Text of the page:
In connection with the transaction, approximately 530 members of AMD's dedicated DTV team, in addition to certain employees directly supporting this team, located in six primary design centers around the world, will be invited to join Broadcom. AMD's DTV product line includes all Xilleon integrated DTV processors and complete turnkey reference designs, as well as NXT receiver ICs, the Theater 300 DTV processor, and a line of panel processors that perform advanced motion compensation, frame rate conversion and scaling.
The acquisition of the former ATI DTV business looks like a win for both sides, according to analysts quoted by eWeek. Broadcom expands its already-impressive chipset portfolio (which is already way beyond the communication chips that inspired the company's name), while AMD is able to further concentrate on x86 processors and GPUs.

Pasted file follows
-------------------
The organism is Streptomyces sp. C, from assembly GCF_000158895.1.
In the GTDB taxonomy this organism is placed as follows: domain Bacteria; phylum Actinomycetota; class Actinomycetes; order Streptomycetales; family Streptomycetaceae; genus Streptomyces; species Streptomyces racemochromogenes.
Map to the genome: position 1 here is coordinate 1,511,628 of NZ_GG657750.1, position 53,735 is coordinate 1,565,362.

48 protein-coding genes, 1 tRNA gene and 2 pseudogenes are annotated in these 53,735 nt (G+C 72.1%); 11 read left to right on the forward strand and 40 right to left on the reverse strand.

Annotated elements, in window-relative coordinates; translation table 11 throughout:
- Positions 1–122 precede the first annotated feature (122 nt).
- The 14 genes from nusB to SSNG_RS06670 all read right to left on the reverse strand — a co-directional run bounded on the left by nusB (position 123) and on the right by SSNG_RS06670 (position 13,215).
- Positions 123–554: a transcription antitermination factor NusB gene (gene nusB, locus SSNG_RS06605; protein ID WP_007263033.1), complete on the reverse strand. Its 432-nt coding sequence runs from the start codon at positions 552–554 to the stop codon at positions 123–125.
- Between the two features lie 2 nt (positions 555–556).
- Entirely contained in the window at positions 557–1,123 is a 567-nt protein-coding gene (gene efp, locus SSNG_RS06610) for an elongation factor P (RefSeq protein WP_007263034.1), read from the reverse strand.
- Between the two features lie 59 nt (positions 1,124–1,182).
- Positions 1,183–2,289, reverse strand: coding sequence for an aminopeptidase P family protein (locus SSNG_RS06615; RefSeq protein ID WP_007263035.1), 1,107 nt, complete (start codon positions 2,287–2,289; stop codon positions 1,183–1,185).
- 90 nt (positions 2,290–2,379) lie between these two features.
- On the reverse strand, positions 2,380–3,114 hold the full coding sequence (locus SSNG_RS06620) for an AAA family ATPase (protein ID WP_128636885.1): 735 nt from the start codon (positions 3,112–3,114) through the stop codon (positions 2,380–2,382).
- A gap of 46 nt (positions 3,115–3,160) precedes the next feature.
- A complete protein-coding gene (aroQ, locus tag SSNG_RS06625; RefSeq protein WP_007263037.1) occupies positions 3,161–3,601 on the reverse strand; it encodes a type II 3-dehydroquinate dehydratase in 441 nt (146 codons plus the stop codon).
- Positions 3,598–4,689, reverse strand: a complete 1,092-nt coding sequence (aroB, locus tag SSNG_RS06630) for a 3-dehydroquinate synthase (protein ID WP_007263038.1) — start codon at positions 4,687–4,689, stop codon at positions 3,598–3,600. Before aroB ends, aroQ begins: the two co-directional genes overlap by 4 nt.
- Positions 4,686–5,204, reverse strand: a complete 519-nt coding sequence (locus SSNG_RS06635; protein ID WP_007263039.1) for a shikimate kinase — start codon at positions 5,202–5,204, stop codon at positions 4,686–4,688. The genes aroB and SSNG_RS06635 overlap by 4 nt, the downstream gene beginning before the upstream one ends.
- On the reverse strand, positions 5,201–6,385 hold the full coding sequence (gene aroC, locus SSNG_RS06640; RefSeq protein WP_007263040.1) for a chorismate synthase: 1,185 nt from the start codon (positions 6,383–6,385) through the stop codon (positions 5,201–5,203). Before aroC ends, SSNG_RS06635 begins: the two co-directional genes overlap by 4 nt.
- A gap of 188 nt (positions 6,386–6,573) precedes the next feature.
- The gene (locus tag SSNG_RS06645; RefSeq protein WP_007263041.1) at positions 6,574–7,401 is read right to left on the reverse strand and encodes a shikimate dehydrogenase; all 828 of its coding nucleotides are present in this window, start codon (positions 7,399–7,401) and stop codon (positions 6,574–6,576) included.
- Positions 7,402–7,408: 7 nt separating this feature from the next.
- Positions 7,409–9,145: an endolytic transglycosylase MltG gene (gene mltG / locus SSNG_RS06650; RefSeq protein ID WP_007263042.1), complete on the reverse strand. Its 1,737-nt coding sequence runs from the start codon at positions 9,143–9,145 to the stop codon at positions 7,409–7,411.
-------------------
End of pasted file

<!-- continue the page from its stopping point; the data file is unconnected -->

Can Broadcom make it work, when AMD couldn't? According to EDN's Suzanne Deffree, "Broadcom is stellar at integrating in acquired companies. Its M&A skills are a big part of what have built the company into the top industry player it is today."
So, how do you feel about Broadcom's picking up the old ATI DTV biz? Are you happy that AMD can focus on CPUs and GPUs, or do you think that digital convergence is taking a step back? Hit the comment button and let us have your (virtual) two cents' worth.